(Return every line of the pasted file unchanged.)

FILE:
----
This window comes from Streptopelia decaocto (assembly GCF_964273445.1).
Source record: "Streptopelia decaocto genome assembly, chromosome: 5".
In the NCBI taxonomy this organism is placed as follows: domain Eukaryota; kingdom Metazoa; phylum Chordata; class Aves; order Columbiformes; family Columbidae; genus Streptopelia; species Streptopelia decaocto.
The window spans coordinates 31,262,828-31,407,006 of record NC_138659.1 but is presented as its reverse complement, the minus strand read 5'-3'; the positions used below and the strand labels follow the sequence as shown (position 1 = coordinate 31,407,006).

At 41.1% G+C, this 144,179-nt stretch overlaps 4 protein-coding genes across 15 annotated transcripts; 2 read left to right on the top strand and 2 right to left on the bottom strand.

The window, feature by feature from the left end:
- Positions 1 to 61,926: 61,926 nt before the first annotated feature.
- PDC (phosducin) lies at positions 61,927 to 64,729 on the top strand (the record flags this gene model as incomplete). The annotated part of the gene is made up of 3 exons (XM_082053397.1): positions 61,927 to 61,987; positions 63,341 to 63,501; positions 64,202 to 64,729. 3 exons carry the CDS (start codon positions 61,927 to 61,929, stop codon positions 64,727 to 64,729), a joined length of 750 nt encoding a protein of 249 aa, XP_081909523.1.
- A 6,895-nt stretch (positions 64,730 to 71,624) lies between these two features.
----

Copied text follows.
This window comes from Streptopelia decaocto (assembly GCF_964273445.1).
Source record: "Streptopelia decaocto genome assembly, chromosome: 5".
In the NCBI taxonomy this organism is placed as follows: domain Eukaryota; kingdom Metazoa; phylum Chordata; class Aves; order Columbiformes; family Columbidae; genus Streptopelia; species Streptopelia decaocto.
The window spans coordinates 31,262,828-31,407,006 of record NC_138659.1 but is presented as its reverse complement, the minus strand read 5'-3'; the positions used below and the strand labels follow the sequence as shown (position 1 = coordinate 31,407,006).

At 41.1% G+C, this 144,179-nt stretch overlaps 4 protein-coding genes across 15 annotated transcripts; 2 read left to right on the top strand and 2 right to left on the bottom strand.

The window, feature by feature from the left end:
- Positions 1 to 61,926: 61,926 nt before the first annotated feature.
- PDC (phosducin) lies at positions 61,927 to 64,729 on the top strand (the record flags this gene model as incomplete). The annotated part of the gene is made up of 3 exons (XM_082053397.1): positions 61,927 to 61,987; positions 63,341 to 63,501; positions 64,202 to 64,729. 3 exons carry the CDS (start codon positions 61,927 to 61,929, stop codon positions 64,727 to 64,729), a joined length of 750 nt encoding a protein of 249 aa, XP_081909523.1.
- A 6,895-nt stretch (positions 64,730 to 71,624) lies between these two features.